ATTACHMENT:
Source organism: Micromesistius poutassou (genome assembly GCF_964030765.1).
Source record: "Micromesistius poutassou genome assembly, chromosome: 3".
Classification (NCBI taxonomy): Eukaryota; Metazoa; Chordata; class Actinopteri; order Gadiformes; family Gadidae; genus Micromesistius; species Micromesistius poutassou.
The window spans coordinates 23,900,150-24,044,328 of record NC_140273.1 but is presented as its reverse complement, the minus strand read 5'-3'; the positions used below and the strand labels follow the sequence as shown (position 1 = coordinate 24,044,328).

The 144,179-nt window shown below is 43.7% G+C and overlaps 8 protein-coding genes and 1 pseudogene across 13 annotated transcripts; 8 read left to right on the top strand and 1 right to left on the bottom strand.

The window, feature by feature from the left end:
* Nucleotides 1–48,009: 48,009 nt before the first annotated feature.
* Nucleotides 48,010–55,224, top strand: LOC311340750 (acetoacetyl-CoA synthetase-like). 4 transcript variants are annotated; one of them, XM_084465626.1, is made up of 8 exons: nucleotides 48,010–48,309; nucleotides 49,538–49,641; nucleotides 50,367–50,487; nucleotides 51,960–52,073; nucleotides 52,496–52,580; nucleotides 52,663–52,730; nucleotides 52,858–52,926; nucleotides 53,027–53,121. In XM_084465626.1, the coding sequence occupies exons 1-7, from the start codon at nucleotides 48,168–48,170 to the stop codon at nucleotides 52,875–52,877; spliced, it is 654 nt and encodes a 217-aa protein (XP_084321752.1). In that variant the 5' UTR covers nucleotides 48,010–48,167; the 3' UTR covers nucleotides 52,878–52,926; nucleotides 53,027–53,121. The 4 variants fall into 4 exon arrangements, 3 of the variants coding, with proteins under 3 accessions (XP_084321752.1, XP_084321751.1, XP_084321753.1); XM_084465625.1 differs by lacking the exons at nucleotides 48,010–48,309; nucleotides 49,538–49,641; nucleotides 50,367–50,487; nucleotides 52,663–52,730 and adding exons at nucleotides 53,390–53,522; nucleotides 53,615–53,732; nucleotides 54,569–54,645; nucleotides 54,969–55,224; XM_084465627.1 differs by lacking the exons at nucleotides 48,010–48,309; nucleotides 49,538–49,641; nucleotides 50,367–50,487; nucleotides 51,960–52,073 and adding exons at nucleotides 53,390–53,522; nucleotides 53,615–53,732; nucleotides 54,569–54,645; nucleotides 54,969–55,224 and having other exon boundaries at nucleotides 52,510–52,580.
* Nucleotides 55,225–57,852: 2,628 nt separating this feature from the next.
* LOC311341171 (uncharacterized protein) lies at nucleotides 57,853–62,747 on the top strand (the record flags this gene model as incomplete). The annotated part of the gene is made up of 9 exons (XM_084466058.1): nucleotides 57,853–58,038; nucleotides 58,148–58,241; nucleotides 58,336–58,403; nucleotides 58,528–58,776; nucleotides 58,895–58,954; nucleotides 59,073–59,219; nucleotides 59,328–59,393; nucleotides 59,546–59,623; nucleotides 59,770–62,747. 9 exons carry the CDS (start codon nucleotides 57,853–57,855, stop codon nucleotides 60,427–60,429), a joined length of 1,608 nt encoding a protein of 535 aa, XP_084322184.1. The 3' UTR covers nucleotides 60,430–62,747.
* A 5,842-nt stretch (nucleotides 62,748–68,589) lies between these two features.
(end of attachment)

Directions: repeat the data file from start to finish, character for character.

Source organism: Micromesistius poutassou (genome assembly GCF_964030765.1).
Source record: "Micromesistius poutassou genome assembly, chromosome: 3".
Classification (NCBI taxonomy): Eukaryota; Metazoa; Chordata; class Actinopteri; order Gadiformes; family Gadidae; genus Micromesistius; species Micromesistius poutassou.
The window spans coordinates 23,900,150-24,044,328 of record NC_140273.1 but is presented as its reverse complement, the minus strand read 5'-3'; the positions used below and the strand labels follow the sequence as shown (position 1 = coordinate 24,044,328).

The 144,179-nt window shown below is 43.7% G+C and overlaps 8 protein-coding genes and 1 pseudogene across 13 annotated transcripts; 8 read left to right on the top strand and 1 right to left on the bottom strand.

The window, feature by feature from the left end:
* Nucleotides 1–48,009: 48,009 nt before the first annotated feature.
* Nucleotides 48,010–55,224, top strand: LOC311340750 (acetoacetyl-CoA synthetase-like). 4 transcript variants are annotated; one of them, XM_084465626.1, is made up of 8 exons: nucleotides 48,010–48,309; nucleotides 49,538–49,641; nucleotides 50,367–50,487; nucleotides 51,960–52,073; nucleotides 52,496–52,580; nucleotides 52,663–52,730; nucleotides 52,858–52,926; nucleotides 53,027–53,121. In XM_084465626.1, the coding sequence occupies exons 1-7, from the start codon at nucleotides 48,168–48,170 to the stop codon at nucleotides 52,875–52,877; spliced, it is 654 nt and encodes a 217-aa protein (XP_084321752.1). In that variant the 5' UTR covers nucleotides 48,010–48,167; the 3' UTR covers nucleotides 52,878–52,926; nucleotides 53,027–53,121. The 4 variants fall into 4 exon arrangements, 3 of the variants coding, with proteins under 3 accessions (XP_084321752.1, XP_084321751.1, XP_084321753.1); XM_084465625.1 differs by lacking the exons at nucleotides 48,010–48,309; nucleotides 49,538–49,641; nucleotides 50,367–50,487; nucleotides 52,663–52,730 and adding exons at nucleotides 53,390–53,522; nucleotides 53,615–53,732; nucleotides 54,569–54,645; nucleotides 54,969–55,224; XM_084465627.1 differs by lacking the exons at nucleotides 48,010–48,309; nucleotides 49,538–49,641; nucleotides 50,367–50,487; nucleotides 51,960–52,073 and adding exons at nucleotides 53,390–53,522; nucleotides 53,615–53,732; nucleotides 54,569–54,645; nucleotides 54,969–55,224 and having other exon boundaries at nucleotides 52,510–52,580.
* Nucleotides 55,225–57,852: 2,628 nt separating this feature from the next.
* LOC311341171 (uncharacterized protein) lies at nucleotides 57,853–62,747 on the top strand (the record flags this gene model as incomplete). The annotated part of the gene is made up of 9 exons (XM_084466058.1): nucleotides 57,853–58,038; nucleotides 58,148–58,241; nucleotides 58,336–58,403; nucleotides 58,528–58,776; nucleotides 58,895–58,954; nucleotides 59,073–59,219; nucleotides 59,328–59,393; nucleotides 59,546–59,623; nucleotides 59,770–62,747. 9 exons carry the CDS (start codon nucleotides 57,853–57,855, stop codon nucleotides 60,427–60,429), a joined length of 1,608 nt encoding a protein of 535 aa, XP_084322184.1. The 3' UTR covers nucleotides 60,430–62,747.
* A 5,842-nt stretch (nucleotides 62,748–68,589) lies between these two features.